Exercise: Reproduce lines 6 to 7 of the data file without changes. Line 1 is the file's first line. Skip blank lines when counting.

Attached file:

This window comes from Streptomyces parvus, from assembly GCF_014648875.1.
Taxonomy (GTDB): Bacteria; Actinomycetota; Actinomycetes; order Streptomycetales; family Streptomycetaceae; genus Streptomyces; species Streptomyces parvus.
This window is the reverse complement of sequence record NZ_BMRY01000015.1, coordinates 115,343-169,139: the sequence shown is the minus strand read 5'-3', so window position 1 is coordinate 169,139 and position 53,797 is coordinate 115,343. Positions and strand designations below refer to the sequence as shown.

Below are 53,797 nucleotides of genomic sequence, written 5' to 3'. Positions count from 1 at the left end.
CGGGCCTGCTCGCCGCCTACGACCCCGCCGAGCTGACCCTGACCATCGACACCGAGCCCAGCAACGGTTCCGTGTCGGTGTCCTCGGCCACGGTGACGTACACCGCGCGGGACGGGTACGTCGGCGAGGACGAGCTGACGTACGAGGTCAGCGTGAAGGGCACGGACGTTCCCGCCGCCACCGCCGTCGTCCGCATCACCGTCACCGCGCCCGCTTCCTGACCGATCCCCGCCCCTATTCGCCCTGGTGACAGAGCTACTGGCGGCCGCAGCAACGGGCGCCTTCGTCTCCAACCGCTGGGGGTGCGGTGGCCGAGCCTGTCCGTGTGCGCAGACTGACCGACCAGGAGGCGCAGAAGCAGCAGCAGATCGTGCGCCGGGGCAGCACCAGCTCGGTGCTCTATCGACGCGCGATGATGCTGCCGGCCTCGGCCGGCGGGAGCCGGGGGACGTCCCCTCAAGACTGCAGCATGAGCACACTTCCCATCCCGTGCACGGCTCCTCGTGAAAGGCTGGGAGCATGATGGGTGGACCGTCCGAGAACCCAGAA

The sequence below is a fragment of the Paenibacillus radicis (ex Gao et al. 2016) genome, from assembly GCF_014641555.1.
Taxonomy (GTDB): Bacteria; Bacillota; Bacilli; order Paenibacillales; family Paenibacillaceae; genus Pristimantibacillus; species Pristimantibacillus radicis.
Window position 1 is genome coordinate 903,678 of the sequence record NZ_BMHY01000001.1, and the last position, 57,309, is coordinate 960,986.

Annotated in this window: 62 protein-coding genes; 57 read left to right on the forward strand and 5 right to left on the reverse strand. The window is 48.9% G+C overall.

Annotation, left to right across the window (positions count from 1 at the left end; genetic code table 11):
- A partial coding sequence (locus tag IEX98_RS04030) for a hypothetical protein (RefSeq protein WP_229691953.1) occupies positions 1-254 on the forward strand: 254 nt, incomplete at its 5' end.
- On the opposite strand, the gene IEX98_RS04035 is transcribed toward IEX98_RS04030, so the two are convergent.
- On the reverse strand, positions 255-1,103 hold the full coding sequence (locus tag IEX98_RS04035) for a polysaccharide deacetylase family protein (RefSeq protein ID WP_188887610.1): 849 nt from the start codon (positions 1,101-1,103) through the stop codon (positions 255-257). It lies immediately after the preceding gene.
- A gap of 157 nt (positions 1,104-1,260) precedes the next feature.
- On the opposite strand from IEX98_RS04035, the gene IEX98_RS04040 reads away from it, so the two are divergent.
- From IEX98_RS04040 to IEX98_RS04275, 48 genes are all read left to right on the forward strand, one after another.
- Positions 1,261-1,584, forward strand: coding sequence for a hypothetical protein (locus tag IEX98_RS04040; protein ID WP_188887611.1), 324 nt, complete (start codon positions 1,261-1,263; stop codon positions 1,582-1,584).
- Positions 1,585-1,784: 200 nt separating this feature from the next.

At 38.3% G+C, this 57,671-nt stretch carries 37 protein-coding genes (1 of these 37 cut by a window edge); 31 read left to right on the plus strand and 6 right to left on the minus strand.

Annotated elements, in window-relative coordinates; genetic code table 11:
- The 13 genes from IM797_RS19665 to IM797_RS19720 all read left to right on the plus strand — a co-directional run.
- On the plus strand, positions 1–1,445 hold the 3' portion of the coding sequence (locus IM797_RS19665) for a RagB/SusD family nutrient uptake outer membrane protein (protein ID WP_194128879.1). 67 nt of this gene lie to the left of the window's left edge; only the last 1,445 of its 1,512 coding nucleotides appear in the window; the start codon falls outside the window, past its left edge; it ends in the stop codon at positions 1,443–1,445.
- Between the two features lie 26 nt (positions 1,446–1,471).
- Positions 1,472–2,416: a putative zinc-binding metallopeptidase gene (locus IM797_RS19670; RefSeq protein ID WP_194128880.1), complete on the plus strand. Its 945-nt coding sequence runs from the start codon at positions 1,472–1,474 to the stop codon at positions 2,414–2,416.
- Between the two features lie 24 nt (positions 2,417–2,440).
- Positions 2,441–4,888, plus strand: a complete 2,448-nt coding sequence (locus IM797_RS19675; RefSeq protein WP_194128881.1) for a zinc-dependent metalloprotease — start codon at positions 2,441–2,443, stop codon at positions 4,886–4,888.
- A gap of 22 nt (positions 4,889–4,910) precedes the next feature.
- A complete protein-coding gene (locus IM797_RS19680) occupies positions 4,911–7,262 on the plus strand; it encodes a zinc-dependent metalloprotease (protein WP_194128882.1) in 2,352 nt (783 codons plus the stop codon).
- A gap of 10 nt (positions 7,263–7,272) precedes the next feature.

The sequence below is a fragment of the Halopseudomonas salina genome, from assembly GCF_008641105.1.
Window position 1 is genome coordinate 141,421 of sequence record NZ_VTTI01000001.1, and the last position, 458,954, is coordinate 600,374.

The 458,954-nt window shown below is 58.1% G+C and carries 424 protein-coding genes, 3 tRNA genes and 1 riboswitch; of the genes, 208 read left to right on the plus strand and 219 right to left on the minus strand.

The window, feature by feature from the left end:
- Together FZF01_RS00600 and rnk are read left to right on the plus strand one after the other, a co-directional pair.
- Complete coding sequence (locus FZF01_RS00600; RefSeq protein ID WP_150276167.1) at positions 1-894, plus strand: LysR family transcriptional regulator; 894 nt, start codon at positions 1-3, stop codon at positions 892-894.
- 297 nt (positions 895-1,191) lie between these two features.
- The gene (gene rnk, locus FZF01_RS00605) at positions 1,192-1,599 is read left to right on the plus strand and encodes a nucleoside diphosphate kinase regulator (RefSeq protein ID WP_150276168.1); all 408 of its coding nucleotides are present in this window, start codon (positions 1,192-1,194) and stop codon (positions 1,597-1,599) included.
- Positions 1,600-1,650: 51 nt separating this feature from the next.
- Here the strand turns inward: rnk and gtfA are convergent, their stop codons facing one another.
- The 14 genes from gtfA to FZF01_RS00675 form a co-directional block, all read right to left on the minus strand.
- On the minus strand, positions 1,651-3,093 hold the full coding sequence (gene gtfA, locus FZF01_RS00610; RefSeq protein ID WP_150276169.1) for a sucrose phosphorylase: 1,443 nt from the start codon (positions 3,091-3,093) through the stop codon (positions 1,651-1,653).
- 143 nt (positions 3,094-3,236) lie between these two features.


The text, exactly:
The sequence below is a fragment of the Paenibacillus radicis (ex Gao et al. 2016) genome, from assembly GCF_014641555.1.
Taxonomy (GTDB): Bacteria; Bacillota; Bacilli; order Paenibacillales; family Paenibacillaceae; genus Pristimantibacillus; species Pristimantibacillus radicis.